The prices of precious metals haven't moved much since Sept. 13, following the FOMC decision to launch QE3 and keep short-term interest rates low until mid-2015. Will this anticlimax in the bullion market continue in the weeks to follow? Let's examine the recent developments surrounding the silver market.
Since Sept. 14, shares of Silver Wheaton (SLW) decreased by nearly 1.6%. In comparison, during the same time frame the price of silver slipped by 1.9% and the iShares Silver Trust (SLV) declined by 2.3%.
In the chart below are the normalized prices of Silver Wheaton, silver price, and the S&P 500 (prices are normalized to Sept. 14, 2012). As you can see, silver, the S&P 500, and Silver Wheaton's stock haven't moved much during recent weeks.
Click to enlarge images.
During September and October, the linear correlation between silver and Silver Wheaton was strong and positive at 0.77. This means that under certain assumptions (linear relation and normality of the data), nearly 59% of Silver Wheaton's stock price changes could be attributed to the movement of silver. Therefore, if silver won't rally in the near future, it could impede the recovery of Silver Wheaton.
Some might attribute the modest fall in the price of silver to the weak euro. Since Sept. 14, the euro depreciated against the USD by nearly 1.9%. Other "risk currencies" also depreciated against the USD during those weeks -- e.g., the Aussie dollar declined against the USD by nearly 3.3%. It should be noted that the recent decision of the RBA to lower the cash rate by 25pp weakened the Aussie dollar. The ongoing speculation around the future moves of Spain and whether it will ask the ECB to start the bond purchase program is dragging down the euro; as long as Spain prolongs this announcement, the downward trend of the euro may continue. Germany's stand in regard to rescuing Greece and Spain isn't helping the euro either. The recent report by the IMF about the grim outlook it has on the eurozone economy and recent speech of ECB Mario Draghi, who also projects slow progress in the eurozone in the years to come, didn't help the euro.
There is still a semi-strong relation between silver and the euro/USD, but the linear correlation between the two has declined in recent weeks (indicated in the chart below). Currently, the linear correlation between silver prices and the euro/USD is at 0.34. Furthermore, the linear correlation between Silver Wheaton's stock and the euro/USD is at 0.61. These correlations suggest that if the euro/USD remains weak, it could impede the progress of silver prices and Silver Wheaton's stock.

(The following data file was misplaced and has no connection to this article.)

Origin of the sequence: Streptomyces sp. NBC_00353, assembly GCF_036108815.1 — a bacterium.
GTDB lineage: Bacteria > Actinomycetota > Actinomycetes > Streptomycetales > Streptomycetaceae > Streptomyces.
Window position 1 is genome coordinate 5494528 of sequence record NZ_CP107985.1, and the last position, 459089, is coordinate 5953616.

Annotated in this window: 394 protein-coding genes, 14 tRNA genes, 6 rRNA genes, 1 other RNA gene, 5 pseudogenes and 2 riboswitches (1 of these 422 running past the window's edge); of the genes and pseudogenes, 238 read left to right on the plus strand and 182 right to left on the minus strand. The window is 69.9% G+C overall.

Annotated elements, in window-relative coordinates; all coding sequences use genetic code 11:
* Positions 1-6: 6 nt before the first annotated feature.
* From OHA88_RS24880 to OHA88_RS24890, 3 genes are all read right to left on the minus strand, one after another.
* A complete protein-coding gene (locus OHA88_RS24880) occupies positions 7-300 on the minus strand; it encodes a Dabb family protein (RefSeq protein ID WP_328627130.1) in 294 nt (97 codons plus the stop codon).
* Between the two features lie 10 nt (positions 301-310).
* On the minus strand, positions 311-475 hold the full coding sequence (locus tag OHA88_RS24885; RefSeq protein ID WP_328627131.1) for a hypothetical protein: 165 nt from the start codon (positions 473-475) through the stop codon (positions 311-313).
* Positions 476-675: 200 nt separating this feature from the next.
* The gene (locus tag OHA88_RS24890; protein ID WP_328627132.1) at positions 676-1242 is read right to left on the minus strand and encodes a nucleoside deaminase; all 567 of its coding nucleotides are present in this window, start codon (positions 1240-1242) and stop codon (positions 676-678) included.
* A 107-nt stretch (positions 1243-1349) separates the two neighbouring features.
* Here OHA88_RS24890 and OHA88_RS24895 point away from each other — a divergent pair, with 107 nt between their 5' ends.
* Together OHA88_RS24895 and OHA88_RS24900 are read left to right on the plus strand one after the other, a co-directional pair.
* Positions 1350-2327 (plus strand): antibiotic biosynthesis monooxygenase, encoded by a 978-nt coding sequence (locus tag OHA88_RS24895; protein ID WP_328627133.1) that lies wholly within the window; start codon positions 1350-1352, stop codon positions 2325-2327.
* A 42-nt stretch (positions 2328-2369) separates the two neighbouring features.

In the U.S., the news continues to cover the presidential race that will conclude Nov. 6; this means that until then, there won't be any fiscal decisions. The "fiscal cliff" will be the next big issue the newly elected (or re-elected) president will have to tackle; until the "fiscal cliff" is resolved, it could raise the amount of uncertainty around the U.S. economy. Furthermore, this planned reduction in the budget deficit is likely to raise the chances of the Fed introducing additional stimulus plans in the near future. On the other hand, the modestly positive news as indicated in the recent U.S. non-farm payroll report, in which 114,000 jobs were added in September, dragged down silver prices as it lowers the chances of the Fed intervening in the market to help rally the U.S. job market. This mixed signal is also a contributing factor to the unclear trend precious metals have experienced in recent weeks.
The effect of QE3 on the U.S. money base, which could also affect the price of silver, may take time. In the meantime, the price of silver and, by extension, Silver Wheaton might continue to zigzag with an unclear trend until after the election or until the Fed considers introducing additional monetary steps to jump start the U.S. economy. The weak euro may continue to curb the rise of silver, but this could change if Spain makes the request for ECB to commence its bond purchase program.
For further reading, please see""Gold And Silver Outlook For Oct. 8-12."